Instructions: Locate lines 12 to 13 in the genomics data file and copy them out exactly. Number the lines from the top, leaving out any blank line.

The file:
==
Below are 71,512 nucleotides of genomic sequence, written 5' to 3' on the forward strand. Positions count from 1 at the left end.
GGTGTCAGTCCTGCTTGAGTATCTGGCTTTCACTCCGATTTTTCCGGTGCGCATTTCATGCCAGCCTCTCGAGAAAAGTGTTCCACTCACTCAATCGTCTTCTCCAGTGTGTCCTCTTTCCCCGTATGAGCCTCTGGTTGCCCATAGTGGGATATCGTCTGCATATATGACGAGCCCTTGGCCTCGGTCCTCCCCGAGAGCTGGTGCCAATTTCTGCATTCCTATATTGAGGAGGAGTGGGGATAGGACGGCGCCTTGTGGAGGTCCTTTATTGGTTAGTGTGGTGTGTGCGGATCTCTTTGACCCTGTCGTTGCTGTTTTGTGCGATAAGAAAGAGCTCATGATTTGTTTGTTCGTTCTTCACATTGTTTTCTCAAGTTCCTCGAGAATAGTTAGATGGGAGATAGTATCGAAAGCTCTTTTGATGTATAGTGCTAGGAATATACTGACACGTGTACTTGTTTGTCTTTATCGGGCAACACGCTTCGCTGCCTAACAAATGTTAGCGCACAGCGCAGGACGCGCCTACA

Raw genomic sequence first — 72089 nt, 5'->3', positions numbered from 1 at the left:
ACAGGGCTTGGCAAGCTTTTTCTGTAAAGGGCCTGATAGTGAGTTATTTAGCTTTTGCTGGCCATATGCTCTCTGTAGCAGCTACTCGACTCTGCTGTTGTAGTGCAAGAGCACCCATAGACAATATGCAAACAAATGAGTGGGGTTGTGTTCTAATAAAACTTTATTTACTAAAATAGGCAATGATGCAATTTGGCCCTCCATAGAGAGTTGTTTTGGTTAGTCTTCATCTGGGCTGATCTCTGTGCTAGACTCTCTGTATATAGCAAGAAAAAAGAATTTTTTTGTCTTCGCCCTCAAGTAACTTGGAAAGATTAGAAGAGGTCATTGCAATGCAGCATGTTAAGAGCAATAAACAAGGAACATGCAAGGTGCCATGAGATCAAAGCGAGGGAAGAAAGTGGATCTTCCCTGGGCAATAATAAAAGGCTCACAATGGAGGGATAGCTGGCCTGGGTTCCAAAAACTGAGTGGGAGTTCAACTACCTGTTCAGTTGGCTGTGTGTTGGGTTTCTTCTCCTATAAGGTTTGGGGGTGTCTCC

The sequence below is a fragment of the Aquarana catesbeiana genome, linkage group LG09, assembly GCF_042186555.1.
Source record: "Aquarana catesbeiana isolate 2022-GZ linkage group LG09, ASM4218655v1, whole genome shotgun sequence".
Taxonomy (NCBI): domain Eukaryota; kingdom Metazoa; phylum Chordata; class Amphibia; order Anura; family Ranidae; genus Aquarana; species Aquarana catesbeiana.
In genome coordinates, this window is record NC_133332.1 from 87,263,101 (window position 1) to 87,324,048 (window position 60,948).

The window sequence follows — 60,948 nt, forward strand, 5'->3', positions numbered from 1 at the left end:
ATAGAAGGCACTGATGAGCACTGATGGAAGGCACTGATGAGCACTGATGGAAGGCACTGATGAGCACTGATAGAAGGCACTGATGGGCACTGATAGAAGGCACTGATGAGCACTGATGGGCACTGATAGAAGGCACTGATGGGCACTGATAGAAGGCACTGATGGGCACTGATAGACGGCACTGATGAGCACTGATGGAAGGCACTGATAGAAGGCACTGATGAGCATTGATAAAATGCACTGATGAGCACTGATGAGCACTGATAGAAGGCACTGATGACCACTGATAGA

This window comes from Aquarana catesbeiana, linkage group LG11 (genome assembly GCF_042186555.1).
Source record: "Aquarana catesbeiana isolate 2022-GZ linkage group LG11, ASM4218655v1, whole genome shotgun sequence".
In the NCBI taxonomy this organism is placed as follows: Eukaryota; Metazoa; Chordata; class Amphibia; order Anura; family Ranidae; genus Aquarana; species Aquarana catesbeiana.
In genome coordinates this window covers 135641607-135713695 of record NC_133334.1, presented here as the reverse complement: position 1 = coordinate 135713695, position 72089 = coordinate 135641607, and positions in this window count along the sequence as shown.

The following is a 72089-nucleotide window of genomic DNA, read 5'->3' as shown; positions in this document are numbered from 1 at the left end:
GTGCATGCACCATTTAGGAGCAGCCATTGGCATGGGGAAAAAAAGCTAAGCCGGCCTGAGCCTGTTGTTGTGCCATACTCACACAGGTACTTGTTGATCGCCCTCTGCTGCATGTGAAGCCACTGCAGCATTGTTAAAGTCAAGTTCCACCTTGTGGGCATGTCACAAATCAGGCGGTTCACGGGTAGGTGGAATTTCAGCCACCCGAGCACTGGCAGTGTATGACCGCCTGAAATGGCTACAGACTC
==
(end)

Source record: "Aquarana catesbeiana isolate 2022-GZ linkage group LG11, ASM4218655v1, whole genome shotgun sequence".
In the NCBI taxonomy this organism is placed as follows: Eukaryota; Metazoa; Chordata; class Amphibia; order Anura; family Ranidae; genus Aquarana; species Aquarana catesbeiana.